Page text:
Sunday, January 8, 2012
Photo: Movie poster, from the movie's Wikipedia page.
Not a bad movie, with plenty of unbelievable stunts and pacing just good enough for a nearly 2 1/2 hour film. The worst part of the movie, in fact, were the idiots I sat near. Every unbelievable scene got a verbal and loud reaction from these clowns. They talked only at these moments, which in a way is worse than those who talk during the whole thing. At least, after awhile, you can drown them out.
Like all action films, some parts defied credibility--For example, is it really that easy to get beneath the Kremlin? Or that building in India? And why was there just one security guard (in the world's tallest building) on in some scenes, and why would just one guard in charge of watching fifty surveillance screens? But with this kind of movie, one expects this kind of thing, and you just have to deal with it. No one cared, for instance, when in The Dark Knight, the Joker dropped Batman's love interest out a window--while searching for Gotham's galloping D.A. and scaring the hell out of Bruce Wayne's guests--and then, seemingly, was left to lord over the penthouse after Batman and the (for the time being, saved) woman crashed atop a taxi. Did the Joker just leave the penthouse without bothering anybody else? The continuity is lost, but nobody cared--or even noticed. Because you go see an action film for the action, and all else, including plot and characterization, be damned.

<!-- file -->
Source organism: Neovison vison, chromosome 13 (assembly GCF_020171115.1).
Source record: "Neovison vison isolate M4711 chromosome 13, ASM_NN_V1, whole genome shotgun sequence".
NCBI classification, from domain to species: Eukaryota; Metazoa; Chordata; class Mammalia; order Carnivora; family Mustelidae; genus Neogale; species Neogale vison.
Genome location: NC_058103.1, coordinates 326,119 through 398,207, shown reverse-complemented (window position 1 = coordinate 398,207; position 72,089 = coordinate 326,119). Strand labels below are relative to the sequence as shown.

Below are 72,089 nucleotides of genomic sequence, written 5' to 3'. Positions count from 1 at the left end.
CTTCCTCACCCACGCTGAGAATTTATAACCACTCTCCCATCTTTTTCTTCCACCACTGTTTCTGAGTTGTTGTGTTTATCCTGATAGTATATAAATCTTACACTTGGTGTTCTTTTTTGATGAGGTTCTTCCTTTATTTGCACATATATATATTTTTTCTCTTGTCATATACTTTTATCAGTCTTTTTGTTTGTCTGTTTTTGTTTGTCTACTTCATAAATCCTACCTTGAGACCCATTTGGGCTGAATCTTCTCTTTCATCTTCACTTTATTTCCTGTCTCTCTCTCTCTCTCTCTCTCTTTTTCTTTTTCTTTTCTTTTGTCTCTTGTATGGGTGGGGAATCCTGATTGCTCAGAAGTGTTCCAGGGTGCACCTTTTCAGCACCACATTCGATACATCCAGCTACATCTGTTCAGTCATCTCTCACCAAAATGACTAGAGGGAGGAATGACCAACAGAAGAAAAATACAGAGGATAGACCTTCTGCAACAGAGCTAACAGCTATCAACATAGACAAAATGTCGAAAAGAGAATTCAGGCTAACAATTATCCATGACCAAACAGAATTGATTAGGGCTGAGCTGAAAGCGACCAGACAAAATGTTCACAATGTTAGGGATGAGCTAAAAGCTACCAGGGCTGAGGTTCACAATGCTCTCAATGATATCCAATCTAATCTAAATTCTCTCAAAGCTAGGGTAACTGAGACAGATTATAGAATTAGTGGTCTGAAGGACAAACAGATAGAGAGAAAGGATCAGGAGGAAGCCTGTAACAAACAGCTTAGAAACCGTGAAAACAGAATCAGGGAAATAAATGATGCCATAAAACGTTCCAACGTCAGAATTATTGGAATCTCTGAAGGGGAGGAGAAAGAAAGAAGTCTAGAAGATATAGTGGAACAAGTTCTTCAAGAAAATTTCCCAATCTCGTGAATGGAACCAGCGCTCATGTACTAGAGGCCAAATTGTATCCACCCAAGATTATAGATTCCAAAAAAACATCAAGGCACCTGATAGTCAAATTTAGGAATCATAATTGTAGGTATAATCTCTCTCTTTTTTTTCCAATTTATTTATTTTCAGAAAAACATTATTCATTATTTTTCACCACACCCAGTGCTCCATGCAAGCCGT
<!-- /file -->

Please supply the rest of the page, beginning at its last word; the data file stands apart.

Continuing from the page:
A few other notes:
Tom Cruise himself was lead producer on this movie, sans Paula Wagner, his partner of many years (and films), who seemed to drop him after his Oprah debacle, unnecessary rants about religion and anti-depressants, and slide in popularity. He took many very good supporting roles (and a few very bad lead ones--but don't they all?) before he was able to muster the money and steam to make this one. And, really, what was the big deal? So he got a little manic about...well, something...on Oprah's couch. Aren't you supposed to act a little crazy about someone you love? Of course, the Scientology didn't help, and even worse were his comments about anti-depressants and religion and God knows what else. But who goes to a Tom Cruise movie because they care what he thinks about those things? Nobody. We go to see him run around and act self-confident. That's what I paid my money for.
The other actors in the film, including Jeremy Renner--who's in everything these days--just fulfill their roles, mostly without aplomb. I thought the most interesting supporting characters were, in fact, the two lead bad guys, and the pretty blonde hitwoman who never said a single thing. (The real actress is a model and is represented by a firm named Silent Models, which is particularly apt here.) Michelle Monaghan and Ving Rhames make very brief cameos here--so brief, you wonder why.
The camerawork and choreography were outstanding, as were the locations and directing; those things, plus the style of action--especially the dropping car near the end--were more Jason Bourne than Ethan Hunt, but that was okay with me. If you have any interest in seeing this, do so in the theatre rather than at home. This is one of those movies that's better on the really big screen. It cost $145 million to make and has already made over $362 million, according to its Wikipedia page.